Swanson has been in the mix as a potential governor candidate for years, and she was considering jumping into the race as early as last year. But in January, she announced she planned to run for a fourth term as attorney general, in part, she said, because she was in the midst of a huge lawsuit against Minnesota-based 3M, alleging they introduced pollutants into the water in surrounding communities.
That case ultimately settled for $850 million a few months before Swanson headed into the DFL Party's convention in Rochester. But an upset was brewing: little-known activist Matt Pelikan challenged Swanson from her left, delivered a fiery speech from the convention floor.
He criticized Swanson for a 2010 endorsement from the National Rifle Association and a decision to quietly drop out of a lawsuit suing the Trump administration for the travel ban. On the first ballot, Pelikan was a close second to Swanson.
Before a second ballot could be announced, Swanson dropped out of the endorsement contest and left the building, only to emerge two days later as a last-minute candidate for governor, setting off a flurry of people scrambling to file for her office.
For plenty of political watchers, the situation felt like 2006, when Swanson was part of a last-minute group to jump into the attorney general race.
Swanson said she was turned off by requests from convention delegates to sign pledges on certain issues as attorney general, and she has vowed not to sign any agreements during her campaign for governor.
But the race has already put more attention on Swanson than she has ever experienced in the attorney general's office.
With concerns from Democrats about her past support from the NRA, she's had to clarify her position on guns, now supporting some form of "enhanced" background checks and banning bump stocks.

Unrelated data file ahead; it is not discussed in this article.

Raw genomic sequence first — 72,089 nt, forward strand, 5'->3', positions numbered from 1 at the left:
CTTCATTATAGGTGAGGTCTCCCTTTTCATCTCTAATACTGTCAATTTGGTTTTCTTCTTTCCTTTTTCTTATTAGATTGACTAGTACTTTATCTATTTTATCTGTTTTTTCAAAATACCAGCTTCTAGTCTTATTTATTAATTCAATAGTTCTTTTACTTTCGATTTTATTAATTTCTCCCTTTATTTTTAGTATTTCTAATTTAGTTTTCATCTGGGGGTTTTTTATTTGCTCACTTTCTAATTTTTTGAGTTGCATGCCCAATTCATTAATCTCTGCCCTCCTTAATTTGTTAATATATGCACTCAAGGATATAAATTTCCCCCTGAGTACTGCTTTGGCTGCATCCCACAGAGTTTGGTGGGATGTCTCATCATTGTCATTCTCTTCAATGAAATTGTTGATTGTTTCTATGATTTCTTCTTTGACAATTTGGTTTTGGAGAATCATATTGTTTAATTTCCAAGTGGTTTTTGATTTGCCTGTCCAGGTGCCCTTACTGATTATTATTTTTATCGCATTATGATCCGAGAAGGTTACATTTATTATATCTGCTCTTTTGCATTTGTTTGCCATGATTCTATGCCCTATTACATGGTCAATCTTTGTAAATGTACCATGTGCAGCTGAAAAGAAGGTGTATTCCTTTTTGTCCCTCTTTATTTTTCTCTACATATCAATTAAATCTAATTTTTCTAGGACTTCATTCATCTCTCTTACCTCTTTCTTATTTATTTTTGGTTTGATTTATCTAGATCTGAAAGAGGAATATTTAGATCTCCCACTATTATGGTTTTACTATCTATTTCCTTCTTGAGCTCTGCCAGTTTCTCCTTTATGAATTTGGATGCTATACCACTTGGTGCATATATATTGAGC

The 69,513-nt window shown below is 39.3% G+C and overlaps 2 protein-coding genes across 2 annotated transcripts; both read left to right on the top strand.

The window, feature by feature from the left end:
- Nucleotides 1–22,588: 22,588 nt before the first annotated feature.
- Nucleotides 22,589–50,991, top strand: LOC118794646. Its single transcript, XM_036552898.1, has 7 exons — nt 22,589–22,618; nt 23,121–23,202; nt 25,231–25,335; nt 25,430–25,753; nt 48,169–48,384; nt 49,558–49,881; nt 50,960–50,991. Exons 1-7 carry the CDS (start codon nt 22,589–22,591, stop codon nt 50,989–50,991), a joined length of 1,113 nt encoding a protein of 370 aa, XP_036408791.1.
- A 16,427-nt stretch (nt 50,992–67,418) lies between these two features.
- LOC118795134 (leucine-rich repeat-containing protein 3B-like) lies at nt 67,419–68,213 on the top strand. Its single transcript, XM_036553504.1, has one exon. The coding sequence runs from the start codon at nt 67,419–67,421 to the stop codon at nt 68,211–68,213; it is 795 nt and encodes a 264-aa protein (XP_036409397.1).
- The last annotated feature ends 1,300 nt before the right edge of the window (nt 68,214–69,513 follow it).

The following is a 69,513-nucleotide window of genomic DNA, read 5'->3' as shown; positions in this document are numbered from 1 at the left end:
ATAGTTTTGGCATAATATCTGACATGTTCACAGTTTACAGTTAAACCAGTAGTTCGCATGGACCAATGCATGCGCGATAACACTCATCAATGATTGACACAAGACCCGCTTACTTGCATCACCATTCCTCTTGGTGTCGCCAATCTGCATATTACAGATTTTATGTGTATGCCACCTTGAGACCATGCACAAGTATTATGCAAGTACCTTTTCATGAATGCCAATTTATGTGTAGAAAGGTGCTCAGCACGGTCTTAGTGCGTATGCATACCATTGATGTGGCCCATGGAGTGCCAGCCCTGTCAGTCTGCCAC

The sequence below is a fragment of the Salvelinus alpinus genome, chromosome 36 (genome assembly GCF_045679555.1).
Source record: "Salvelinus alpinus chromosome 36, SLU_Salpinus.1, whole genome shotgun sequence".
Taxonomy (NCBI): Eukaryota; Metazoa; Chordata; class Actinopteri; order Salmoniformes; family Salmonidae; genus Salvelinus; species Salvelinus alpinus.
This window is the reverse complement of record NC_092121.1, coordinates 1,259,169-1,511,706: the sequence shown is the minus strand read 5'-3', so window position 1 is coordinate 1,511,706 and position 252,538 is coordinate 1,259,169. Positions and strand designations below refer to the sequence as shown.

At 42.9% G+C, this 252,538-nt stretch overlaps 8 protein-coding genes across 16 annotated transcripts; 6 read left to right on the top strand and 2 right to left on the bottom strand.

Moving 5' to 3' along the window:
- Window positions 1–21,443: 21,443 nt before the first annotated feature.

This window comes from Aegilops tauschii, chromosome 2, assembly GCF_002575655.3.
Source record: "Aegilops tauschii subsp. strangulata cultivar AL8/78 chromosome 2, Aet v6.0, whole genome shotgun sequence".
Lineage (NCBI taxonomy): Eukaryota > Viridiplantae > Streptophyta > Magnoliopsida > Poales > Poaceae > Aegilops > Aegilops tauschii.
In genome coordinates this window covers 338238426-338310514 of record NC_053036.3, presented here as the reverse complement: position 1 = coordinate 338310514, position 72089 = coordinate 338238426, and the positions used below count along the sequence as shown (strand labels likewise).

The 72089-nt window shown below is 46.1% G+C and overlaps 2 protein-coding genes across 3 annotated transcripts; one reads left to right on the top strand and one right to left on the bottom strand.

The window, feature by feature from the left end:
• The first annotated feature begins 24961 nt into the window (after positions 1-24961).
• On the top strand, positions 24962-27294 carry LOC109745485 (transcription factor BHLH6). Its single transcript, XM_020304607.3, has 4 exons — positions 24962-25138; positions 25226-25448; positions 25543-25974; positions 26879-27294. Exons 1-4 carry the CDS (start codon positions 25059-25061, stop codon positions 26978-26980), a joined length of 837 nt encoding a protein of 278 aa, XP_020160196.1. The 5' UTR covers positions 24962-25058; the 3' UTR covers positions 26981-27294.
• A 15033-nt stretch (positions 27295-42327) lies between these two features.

And she's facing intense pressure from within her party to drop her running mate, Nolan, after allegations emerged in MinnPost that a congressional staffer harassed employees under his watch.
Instead of dropping Nolan, Swanson defended him. "Congressman Nolan has a long, effective, and distinguished track record representing Minnesota and has fought for gender equality throughout his entire career," she said in a statement more than a day after the allegations emerged.
It's a position that's only increased scrutiny on her.
"No secret, Swanson has been silent on her stance regarding most issues. MN can't let it slide. Enabling sexual harassment is unacceptable and it endangers women," tweeted Faith in Minnesota, a DFL-aligned faith political group supporting Murphy's campaign.
Others have raised questions about Swanson's ability to build coalitions of support for her priorities in the governor's office, given the insular reputation of her office and the nature of the attorney general as a litigator-in-chief.
"In order to evaluate her as a candidate for governor, I think one would have to look very careful at how she interacts with a very broad range of people with very different interests," said Beverly Heydinger, who worked in the attorney general's office under Skip Humphrey and interacted with Swanson as former chair of the Public Utilities Commission.
"What are examples where she has demonstrated that capacity to convene, discuss and shape policy?" she asked. "I am not aware of examples."
For her part, Swanson said if she wins the race, she plans to meet with all 201 legislators before the 2019 legislative session starts in January. She wants to "find out what makes them tick, why they ran, what's their issue," she said.
Those efforts could help bridge a divide between Republicans in the Legislature and the governor's office, one that ended the 2018 session in acrimony and few accomplishments. "I'm troubled by the tumultuous political times in which we live," she said. "Both parties have responsibility for that."
And Swanson contends that her time as attorney general wasn't just a string of court battles. One of her skills is negotiating, she said, landing hundreds of millions of dollars' worth of settlements for the state. She said that skill will be invaluable in the governor's office.
"People think the attorney general is these lawsuits and going to court. One of my skills is negotiating," she said. "When you negotiate you've got to find common ground, and it means one side doesn't get everything."